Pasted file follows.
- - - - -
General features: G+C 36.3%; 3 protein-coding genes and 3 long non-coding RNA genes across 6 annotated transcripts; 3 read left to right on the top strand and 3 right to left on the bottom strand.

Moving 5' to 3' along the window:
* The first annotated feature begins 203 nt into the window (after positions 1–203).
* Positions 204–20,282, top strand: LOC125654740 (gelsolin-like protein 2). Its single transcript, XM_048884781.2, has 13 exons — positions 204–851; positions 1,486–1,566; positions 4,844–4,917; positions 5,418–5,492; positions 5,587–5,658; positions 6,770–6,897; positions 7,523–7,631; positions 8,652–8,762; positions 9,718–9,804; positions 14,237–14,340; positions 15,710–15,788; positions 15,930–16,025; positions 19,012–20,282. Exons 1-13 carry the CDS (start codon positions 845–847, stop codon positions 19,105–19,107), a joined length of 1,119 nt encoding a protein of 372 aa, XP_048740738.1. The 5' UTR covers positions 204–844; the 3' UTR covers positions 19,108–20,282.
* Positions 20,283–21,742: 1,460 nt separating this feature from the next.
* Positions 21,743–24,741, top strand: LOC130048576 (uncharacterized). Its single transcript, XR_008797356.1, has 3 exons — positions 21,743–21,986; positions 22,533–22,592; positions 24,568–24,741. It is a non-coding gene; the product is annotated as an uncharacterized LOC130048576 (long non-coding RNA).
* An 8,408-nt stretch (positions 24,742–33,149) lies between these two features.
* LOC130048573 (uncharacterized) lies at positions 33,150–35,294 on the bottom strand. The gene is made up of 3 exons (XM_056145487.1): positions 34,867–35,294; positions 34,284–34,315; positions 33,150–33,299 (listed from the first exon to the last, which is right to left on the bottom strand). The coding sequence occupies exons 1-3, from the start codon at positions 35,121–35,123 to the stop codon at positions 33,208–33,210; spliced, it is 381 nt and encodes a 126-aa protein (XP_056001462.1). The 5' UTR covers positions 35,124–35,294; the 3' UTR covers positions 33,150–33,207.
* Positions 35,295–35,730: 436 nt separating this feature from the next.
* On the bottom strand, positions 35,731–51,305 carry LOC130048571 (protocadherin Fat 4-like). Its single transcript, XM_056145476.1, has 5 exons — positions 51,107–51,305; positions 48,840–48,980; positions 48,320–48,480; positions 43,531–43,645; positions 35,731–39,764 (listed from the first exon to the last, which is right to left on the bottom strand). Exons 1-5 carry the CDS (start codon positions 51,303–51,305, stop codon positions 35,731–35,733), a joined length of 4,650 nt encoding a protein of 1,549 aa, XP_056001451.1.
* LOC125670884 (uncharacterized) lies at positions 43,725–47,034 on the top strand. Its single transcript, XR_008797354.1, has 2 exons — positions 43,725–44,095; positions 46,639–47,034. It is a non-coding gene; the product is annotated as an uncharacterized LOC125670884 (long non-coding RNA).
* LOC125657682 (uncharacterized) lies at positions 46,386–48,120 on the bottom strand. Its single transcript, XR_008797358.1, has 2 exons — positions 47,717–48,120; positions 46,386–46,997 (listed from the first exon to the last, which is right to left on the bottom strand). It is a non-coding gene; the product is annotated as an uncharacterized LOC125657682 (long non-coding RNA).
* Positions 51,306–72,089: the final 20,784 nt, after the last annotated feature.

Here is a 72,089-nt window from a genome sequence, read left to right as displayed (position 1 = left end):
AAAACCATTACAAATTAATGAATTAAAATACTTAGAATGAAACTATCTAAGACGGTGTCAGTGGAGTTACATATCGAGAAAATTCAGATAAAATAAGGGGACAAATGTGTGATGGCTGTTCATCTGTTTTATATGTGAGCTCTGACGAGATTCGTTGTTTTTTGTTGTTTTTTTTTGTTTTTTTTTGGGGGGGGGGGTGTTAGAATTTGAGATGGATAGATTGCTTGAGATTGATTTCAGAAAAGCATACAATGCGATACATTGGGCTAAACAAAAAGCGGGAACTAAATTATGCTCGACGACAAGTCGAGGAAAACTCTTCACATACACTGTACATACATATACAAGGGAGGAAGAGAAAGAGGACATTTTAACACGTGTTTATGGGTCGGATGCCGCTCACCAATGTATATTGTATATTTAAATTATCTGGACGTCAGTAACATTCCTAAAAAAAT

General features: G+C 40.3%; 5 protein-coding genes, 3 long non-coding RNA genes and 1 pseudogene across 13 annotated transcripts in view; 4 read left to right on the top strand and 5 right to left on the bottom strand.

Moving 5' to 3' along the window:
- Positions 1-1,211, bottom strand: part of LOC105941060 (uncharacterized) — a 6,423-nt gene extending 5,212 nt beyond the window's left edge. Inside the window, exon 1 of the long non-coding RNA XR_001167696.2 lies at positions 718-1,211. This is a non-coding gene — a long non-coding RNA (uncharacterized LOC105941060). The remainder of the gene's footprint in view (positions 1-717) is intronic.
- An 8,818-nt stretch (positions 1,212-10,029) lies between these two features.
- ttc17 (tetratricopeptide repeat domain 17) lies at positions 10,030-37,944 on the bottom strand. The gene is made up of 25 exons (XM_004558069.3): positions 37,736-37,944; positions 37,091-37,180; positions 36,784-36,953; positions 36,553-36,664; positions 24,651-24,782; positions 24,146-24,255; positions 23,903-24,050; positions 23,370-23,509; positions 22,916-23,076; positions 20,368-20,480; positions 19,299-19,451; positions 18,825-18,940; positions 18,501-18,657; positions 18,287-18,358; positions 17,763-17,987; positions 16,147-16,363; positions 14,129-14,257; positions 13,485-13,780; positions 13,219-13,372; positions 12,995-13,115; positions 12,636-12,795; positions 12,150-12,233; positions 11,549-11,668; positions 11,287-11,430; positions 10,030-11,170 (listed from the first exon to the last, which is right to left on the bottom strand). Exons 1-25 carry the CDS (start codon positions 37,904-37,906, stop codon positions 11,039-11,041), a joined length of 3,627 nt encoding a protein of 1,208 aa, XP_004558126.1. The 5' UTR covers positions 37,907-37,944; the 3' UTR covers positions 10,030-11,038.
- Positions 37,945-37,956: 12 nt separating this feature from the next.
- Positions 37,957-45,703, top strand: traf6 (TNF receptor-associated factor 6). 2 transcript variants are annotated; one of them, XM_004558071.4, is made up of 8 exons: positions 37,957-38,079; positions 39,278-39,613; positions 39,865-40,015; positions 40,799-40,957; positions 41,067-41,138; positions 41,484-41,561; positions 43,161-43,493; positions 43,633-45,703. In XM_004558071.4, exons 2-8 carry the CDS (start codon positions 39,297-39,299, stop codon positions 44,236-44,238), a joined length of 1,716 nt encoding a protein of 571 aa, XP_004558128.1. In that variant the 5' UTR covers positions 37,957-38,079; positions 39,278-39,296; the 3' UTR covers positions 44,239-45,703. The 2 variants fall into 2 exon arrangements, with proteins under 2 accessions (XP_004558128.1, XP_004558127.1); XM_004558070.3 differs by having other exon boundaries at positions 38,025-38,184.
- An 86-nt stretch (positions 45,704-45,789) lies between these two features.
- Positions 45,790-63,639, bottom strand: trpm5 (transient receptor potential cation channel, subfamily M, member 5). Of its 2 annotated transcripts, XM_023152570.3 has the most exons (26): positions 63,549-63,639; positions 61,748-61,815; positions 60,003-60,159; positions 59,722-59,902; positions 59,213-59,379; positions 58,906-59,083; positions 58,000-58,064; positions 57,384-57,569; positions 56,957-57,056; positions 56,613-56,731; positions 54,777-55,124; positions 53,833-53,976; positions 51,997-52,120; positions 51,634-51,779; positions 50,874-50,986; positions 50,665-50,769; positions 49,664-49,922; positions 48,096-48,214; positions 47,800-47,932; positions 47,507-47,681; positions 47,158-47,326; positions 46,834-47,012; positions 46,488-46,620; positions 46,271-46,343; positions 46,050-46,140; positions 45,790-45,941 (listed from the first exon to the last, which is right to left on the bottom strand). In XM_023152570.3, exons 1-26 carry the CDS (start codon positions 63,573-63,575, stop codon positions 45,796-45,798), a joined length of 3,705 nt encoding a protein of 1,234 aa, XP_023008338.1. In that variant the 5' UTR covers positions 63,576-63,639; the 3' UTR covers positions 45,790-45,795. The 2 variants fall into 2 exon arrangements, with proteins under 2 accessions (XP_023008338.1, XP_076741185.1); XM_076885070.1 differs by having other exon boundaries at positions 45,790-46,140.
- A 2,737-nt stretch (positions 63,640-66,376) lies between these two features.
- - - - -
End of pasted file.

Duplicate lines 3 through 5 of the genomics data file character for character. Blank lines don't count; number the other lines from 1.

* The first annotated feature begins 203 nt into the window (after positions 1–203).
* Positions 204–20,282, top strand: LOC125654740 (gelsolin-like protein 2). Its single transcript, XM_048884781.2, has 13 exons — positions 204–851; positions 1,486–1,566; positions 4,844–4,917; positions 5,418–5,492; positions 5,587–5,658; positions 6,770–6,897; positions 7,523–7,631; positions 8,652–8,762; positions 9,718–9,804; positions 14,237–14,340; positions 15,710–15,788; positions 15,930–16,025; positions 19,012–20,282. Exons 1-13 carry the CDS (start codon positions 845–847, stop codon positions 19,105–19,107), a joined length of 1,119 nt encoding a protein of 372 aa, XP_048740738.1. The 5' UTR covers positions 204–844; the 3' UTR covers positions 19,108–20,282.
* Positions 20,283–21,742: 1,460 nt separating this feature from the next.